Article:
The only situation in which you should be advised to use sex selection is in the case of medical need, such as being at risk of passing on a known genetic disease that affects children of one sex only. In this case, it is acceptable to select the sex of an embryo so it will be unaffected by the disease. Most of the risks involved in sex selection treatment are similar to those for conventional in vitro fertilisation (IVF).
With sex selection, there is also the possibility that:
some embryos may be damaged by the process of testing
no embryos are suitable for transfer to the womb after sex selection (i.e. all embryos are of the sex being selected against)
flow cytometry is not 100% reliable, which is why it is not normally offered.
Often with ADME Studies
, the reason a family wants to select the sex of their child is for a medical reason. This could be because the family is genetically predisposed to passing on a sex-linked genetic disease, many of which are inherited by the mother but only affect her male children.
Examples of sex-linked genetic diseases include muscular dystrophy, fragile-X syndrome and hemophilia. Nearly all people with sex-linked disorders are male, and the disorder is passed on through the mother because a son’s X chromosomes always come from the mother. All daughters of an affected male will be carriers.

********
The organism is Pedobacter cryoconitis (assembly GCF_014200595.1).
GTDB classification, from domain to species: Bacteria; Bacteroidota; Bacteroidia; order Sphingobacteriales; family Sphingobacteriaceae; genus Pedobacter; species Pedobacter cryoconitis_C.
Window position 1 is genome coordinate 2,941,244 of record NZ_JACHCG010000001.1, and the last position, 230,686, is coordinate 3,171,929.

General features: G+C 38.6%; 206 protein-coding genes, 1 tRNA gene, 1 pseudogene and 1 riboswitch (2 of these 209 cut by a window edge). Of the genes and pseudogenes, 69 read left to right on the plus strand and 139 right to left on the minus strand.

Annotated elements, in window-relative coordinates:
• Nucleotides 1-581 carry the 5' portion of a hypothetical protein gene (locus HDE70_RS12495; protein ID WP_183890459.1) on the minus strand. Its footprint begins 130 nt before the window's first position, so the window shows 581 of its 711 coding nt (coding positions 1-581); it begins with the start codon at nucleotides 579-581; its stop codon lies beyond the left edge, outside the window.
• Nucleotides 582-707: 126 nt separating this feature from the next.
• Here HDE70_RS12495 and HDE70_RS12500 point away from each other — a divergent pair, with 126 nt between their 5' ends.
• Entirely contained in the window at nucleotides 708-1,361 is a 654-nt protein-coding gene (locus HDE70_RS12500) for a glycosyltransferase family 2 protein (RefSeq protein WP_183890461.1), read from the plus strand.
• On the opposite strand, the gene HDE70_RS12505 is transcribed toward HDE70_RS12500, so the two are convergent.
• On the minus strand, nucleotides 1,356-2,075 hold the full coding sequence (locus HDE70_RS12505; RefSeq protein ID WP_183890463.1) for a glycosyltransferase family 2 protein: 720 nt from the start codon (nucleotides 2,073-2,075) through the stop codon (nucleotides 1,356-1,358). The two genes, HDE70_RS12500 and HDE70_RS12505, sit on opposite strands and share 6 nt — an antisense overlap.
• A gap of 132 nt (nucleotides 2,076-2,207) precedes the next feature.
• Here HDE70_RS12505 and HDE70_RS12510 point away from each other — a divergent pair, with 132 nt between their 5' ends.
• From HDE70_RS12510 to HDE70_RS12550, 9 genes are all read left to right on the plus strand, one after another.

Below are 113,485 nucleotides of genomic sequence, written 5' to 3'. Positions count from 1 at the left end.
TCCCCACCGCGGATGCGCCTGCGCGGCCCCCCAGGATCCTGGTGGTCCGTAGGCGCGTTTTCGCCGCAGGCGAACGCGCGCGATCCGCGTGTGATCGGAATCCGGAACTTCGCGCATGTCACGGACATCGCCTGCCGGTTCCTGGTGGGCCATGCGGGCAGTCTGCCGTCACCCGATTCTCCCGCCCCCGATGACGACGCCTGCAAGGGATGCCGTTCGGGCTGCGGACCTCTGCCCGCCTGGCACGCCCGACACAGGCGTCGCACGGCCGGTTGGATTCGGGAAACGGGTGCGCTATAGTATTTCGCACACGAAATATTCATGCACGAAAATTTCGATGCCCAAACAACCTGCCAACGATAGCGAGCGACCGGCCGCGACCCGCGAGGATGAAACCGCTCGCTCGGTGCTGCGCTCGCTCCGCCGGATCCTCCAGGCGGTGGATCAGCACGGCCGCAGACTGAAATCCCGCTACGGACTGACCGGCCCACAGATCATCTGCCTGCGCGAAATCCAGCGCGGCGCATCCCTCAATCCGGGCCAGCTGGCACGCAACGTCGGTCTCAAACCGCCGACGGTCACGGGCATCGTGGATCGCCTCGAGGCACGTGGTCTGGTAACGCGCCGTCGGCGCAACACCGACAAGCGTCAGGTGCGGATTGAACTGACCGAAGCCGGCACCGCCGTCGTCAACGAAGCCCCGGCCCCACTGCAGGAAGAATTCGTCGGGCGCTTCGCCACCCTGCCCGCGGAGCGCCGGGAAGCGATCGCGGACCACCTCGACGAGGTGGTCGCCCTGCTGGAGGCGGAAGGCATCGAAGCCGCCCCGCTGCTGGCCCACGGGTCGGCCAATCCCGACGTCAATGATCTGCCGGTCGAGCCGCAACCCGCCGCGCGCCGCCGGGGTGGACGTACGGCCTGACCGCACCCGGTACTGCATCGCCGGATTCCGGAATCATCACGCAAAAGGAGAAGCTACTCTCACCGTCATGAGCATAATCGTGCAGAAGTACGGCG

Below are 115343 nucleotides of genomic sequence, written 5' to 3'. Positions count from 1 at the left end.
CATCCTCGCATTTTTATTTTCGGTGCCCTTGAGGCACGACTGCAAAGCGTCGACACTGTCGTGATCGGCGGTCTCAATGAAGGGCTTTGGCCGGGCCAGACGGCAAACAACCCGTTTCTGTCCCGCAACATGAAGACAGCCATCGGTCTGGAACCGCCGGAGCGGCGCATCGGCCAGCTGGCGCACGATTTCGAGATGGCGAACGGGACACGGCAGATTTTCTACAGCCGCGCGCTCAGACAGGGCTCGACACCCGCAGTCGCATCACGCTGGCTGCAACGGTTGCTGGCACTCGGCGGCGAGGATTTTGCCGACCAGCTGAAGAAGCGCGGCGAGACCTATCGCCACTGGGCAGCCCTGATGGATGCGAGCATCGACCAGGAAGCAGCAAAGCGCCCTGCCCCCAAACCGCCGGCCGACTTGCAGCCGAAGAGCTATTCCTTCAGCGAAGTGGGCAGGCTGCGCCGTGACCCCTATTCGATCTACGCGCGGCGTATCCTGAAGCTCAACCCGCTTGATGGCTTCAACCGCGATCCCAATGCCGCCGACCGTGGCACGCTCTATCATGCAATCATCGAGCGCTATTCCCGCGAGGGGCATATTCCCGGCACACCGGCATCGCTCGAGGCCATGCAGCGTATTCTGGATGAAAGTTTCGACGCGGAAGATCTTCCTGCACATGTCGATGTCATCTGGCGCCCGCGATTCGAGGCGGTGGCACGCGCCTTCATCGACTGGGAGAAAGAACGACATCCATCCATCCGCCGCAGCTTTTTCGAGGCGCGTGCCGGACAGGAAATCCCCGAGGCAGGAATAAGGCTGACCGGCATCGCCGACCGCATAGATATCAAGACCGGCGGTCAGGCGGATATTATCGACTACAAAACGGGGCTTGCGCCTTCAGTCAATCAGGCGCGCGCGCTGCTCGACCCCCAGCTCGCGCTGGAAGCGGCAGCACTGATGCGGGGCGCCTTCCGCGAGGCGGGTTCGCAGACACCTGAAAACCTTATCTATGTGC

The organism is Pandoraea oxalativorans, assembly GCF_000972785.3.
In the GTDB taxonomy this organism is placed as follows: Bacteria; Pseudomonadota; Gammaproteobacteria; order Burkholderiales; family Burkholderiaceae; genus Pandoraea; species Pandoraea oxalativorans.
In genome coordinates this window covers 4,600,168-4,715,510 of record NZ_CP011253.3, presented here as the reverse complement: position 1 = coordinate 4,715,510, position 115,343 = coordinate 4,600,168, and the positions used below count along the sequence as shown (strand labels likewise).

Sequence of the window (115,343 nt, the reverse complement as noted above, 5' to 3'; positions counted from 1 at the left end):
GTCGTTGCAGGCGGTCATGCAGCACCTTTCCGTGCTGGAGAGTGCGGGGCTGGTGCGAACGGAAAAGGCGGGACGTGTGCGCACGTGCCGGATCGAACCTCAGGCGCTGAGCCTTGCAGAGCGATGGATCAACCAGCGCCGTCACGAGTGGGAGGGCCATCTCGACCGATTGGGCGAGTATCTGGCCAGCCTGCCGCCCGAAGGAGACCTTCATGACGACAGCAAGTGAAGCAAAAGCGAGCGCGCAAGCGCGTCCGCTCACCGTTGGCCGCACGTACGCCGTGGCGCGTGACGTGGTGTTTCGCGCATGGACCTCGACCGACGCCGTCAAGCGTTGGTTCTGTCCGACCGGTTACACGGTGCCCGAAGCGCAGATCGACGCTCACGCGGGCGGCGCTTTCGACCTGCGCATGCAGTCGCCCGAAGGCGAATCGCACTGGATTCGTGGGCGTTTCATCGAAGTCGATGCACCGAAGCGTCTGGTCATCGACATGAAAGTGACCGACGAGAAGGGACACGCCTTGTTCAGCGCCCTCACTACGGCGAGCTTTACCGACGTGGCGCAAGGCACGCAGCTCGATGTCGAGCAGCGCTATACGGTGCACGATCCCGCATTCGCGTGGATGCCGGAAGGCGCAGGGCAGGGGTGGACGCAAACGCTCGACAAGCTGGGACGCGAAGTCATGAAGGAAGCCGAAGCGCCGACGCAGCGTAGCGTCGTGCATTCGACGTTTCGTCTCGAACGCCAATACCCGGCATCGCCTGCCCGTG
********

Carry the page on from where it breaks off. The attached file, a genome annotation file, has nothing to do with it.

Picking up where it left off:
Families who want to screen embryos for the single gene mutations that cause genetic disease can do so by undergoing in vitro fertilization (IVF) and having the resultant embryos tested with single-gene preimplantation genetic diagnosis (PGD), which looks for a single specific mutation. However, if the genetic disorder is sex-linked, a couple may also simply choose to screen for the sex chromosome with preimplantation genetic screening (PGS). PGS does not look for a specific disease and instead screens chromosomes for abnormalities and sex. With PGS, the fertility doctor can select only female embryos to transfer to the woman’s uterus.
Another medical reason for selecting the gender of a baby may, in fact, be psychological. For example, a family may have lost a child and wants to have another child of the same gender.